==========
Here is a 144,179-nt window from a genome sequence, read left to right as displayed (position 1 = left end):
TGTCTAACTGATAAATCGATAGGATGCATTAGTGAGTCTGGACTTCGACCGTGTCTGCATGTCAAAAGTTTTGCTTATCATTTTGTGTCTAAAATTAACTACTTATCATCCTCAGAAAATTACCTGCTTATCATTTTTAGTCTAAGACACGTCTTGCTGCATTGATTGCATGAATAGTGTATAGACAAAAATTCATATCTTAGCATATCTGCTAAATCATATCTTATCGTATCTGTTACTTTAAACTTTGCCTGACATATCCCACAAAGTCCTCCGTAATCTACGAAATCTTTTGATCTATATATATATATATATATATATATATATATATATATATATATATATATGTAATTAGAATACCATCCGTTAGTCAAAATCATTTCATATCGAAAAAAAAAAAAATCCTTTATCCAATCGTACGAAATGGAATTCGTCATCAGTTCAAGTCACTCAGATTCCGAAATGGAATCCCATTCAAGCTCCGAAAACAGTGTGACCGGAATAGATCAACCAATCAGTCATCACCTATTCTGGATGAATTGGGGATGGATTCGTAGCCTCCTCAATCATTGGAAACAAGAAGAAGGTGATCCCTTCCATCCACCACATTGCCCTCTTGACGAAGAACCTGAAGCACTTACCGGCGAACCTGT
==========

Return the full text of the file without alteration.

Here is a 144,179-nt window from a genome sequence, read left to right as displayed (position 1 = left end):
TGTCTAACTGATAAATCGATAGGATGCATTAGTGAGTCTGGACTTCGACCGTGTCTGCATGTCAAAAGTTTTGCTTATCATTTTGTGTCTAAAATTAACTACTTATCATCCTCAGAAAATTACCTGCTTATCATTTTTAGTCTAAGACACGTCTTGCTGCATTGATTGCATGAATAGTGTATAGACAAAAATTCATATCTTAGCATATCTGCTAAATCATATCTTATCGTATCTGTTACTTTAAACTTTGCCTGACATATCCCACAAAGTCCTCCGTAATCTACGAAATCTTTTGATCTATATATATATATATATATATATATATATATATATATATATATATATATGTAATTAGAATACCATCCGTTAGTCAAAATCATTTCATATCGAAAAAAAAAAAAATCCTTTATCCAATCGTACGAAATGGAATTCGTCATCAGTTCAAGTCACTCAGATTCCGAAATGGAATCCCATTCAAGCTCCGAAAACAGTGTGACCGGAATAGATCAACCAATCAGTCATCACCTATTCTGGATGAATTGGGGATGGATTCGTAGCCTCCTCAATCATTGGAAACAAGAAGAAGGTGATCCCTTCCATCCACCACATTGCCCTCTTGACGAAGAACCTGAAGCACTTACCGGCGAACCTGT